Church Camp 1950s

October 8, 2021

Imagination, Day 39

Well,” said Pooh, “what I like best,” and then he had to stop and think. Because although Eating Honey was a very good thing to do, there was a moment just before you began to eat it which was better than when you were, but he didn’t know what it was called.”
― A. A. Milne,Winnie The Pooh

When I was young, maybe around ten or eleven, I was told of the wonderful good time I would have when I went to church camp. St. Matthew’s Lutheran Church promoted the idea of sending the children to Lutheridge in the mountains of North Carolina. The parents were promised that their children would return home as well-behaved, wholesome, and well-adjusted members of the church and community. The children would learn the benefits of minding their parents, doing well in school, and eating all their vegetables.

My father and a couple of his cohorts who were all good churchgoing members of the community loaded several of us into a 1955 Chevrolet Bel-Air station wagon. Us kids loved it because we could sit in the rear facing back seat and watch the cars coming and going. We could also push and pinch at each other without getting slapped.

There were three fathers and probably six kids. One of the fathers sat in the middle back seat behind the passenger’s seat and there was a cooler in the center of the bench seat. The men took turns driving on the five hour trip. There was the driver, the navigator in front, and the daddy in the back seat was the bartender. I probably don’t have to mention the cigarettes.

I cannot imagine how much beer was in that cooler, but I do remember my dad polishing one off and tossing the empty can out the window (That practice was pretty much acceptable in the good old days). There was no air conditioning, so the wind flew through the side windows and out the open back window where I sat with my friends.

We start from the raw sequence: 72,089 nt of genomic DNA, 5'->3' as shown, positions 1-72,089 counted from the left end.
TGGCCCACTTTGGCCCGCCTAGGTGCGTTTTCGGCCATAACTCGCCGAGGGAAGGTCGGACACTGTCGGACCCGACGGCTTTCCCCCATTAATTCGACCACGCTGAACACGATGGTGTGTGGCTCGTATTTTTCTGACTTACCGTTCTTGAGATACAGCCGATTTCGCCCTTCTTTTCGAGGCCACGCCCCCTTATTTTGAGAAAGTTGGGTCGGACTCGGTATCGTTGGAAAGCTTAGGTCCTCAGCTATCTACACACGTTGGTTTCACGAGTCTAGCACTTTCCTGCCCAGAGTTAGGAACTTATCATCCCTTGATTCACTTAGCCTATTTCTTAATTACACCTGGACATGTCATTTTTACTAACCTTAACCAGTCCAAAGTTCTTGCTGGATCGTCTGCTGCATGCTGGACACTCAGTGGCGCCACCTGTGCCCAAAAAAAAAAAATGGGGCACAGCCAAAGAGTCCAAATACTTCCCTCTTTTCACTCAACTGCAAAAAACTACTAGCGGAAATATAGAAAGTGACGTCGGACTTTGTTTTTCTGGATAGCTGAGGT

As for the camp, I remember marching in line to the dining hall, learning that “vespers” were a boring way to end an evening, and that I wasn’t the only young boy who pooted under the covers in the room full of bunk beds and giggled about it.

I was warned that if I told anyone about the fathers drinking all that beer, they would all call me a liar. I never told anyone until now, 65 years later. I think I am safe now, don’t you?

—john schulz

Patience. Peace

Published by John P.Schulz

I lost my vocal cords a while back due to throat cancer. The laryngectomy sent me on a quest to find and learn to use my new, altered voice. I am able to talk now with a really small and neat new prosthesis. My writing reflects what I have learned in my search for a voice. My site publishes a daily motivational quote and a personal comment. I write an article a week for my blog, which deals with a lot of the things that I do in the garden. I am also the author of Requiem for a Redneck and the new Redemption for a Redneck--novels portraying the lives and doings of folks around the north Georgia hills. I have an English Education degree from the University of Georgia and very happily married to the lovely Dekie Hicks. You may enjoy my daily Quotes and Notes at

4 thoughts on “Church Camp 1950s

  1. John, I just want to let you know how much I love your posts. Your work has an unusual combination of humor and poignancy. A lot of writers can pull off one or the other, but rarely both, especially in a short format. You really are one of the best writers I know. Keep it up! Paul Moses

    Sent from my iPhone


  2. In my humble opinion, you should write on every day of the week that ends in a Y. I wholeheartedly echo what Paul said.

    1. I try to write every day because practice increases the skills. Sometimes, however, I don’t feel much like it or I can’t think of anything good to say, or I’m away from my desk. I’m lost without my desktop PC.

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